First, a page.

“My Mentor” (season 1, episode 2; originally aired Oct. 4, 2001)
Like all second episodes, “My Mentor” has to start over from scratch on some level, repeating parts of the pilot in order to allow for viewers who were silly enough to skip the première (or who were checking in on the show because it was airing as part of Must See TV just two nights after its premiere in its regular Tuesday-night timeslot). The opening musical sequence, perhaps a bit too cute for its own good, serves two important functions on this level, reintroducing the primary characters and laying out the geography of the new hospital set (which wasn’t used for the pilot, and which we could now recognize from countless other series). It’s not the show’s first fantasy (a prize which goes to J.D. and Elliot’s race down the hall in “My First Day”), but it’s the first fantasy that has enveloped the entire cast of characters.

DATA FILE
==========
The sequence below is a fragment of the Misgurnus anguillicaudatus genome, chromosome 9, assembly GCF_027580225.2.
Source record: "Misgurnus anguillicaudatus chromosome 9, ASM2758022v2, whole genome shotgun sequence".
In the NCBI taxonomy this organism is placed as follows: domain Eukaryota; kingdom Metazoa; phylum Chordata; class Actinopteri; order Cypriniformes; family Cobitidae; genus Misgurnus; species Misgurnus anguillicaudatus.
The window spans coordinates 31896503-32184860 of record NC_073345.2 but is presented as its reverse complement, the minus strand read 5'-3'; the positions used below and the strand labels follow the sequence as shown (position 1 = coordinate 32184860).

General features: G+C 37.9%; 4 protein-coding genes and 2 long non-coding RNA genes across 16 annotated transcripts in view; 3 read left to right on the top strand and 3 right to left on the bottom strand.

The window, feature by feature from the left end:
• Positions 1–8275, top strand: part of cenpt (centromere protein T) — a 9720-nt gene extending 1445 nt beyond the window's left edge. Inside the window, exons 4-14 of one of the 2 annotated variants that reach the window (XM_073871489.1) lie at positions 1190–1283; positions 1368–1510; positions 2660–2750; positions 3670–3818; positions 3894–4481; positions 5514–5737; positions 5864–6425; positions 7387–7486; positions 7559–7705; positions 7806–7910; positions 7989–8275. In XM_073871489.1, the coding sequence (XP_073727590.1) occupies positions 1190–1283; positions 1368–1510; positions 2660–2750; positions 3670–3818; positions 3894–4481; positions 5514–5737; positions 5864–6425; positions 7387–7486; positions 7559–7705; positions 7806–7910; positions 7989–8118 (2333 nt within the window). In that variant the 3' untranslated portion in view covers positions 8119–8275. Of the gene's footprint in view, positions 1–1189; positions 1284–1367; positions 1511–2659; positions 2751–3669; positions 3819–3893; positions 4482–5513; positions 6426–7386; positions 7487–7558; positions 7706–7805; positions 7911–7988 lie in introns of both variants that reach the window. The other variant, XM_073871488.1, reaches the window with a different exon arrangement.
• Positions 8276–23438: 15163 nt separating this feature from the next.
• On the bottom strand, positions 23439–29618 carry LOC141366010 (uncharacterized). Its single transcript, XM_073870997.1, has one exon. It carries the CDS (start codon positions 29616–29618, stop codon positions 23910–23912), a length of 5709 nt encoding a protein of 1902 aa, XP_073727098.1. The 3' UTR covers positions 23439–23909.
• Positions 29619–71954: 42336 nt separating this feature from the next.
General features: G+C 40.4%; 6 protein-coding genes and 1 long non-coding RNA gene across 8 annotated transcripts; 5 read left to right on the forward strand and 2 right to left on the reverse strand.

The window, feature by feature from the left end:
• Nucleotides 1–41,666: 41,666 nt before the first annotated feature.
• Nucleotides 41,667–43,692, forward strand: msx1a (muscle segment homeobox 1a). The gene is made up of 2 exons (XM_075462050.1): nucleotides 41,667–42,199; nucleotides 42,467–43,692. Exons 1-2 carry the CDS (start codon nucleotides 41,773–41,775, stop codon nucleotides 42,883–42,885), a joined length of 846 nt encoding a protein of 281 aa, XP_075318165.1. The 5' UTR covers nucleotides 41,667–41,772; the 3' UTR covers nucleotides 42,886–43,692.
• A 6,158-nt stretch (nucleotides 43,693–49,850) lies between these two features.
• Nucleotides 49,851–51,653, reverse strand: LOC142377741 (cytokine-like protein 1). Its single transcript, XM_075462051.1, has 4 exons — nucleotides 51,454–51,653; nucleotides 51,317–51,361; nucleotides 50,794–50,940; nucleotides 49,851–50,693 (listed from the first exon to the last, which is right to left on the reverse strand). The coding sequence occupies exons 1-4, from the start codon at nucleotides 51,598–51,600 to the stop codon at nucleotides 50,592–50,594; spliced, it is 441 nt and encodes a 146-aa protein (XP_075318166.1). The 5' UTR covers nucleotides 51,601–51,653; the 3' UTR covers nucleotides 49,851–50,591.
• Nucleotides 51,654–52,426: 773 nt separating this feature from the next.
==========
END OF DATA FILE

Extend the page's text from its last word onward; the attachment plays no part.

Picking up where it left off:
After that reintroduction, though, “My Mentor” avoids repeating too much of the pilot’s structure, moving quickly to advance a number of storylines that were introduced in the pilot while establishing the episodic structure that Scrubs would utilize through its entire run. J.D. begins the episode at a point where routine tasks are no longer a problem, shifting the conflict from “My First Day” (where the routine tasks were giving him anxiety, resulting in a leaking stomach and the like) and allowing the show to focus on medical cases rather than medical tasks. Will Forte is not one of the series’ most memorable “patients of the week” (although we’ll be getting to one of those next week), but he establishes the basic pattern: J.D. makes a personal connection, struggles to reconcile his personal view with the patient’s views, and eventually learns a lesson about being a doctor.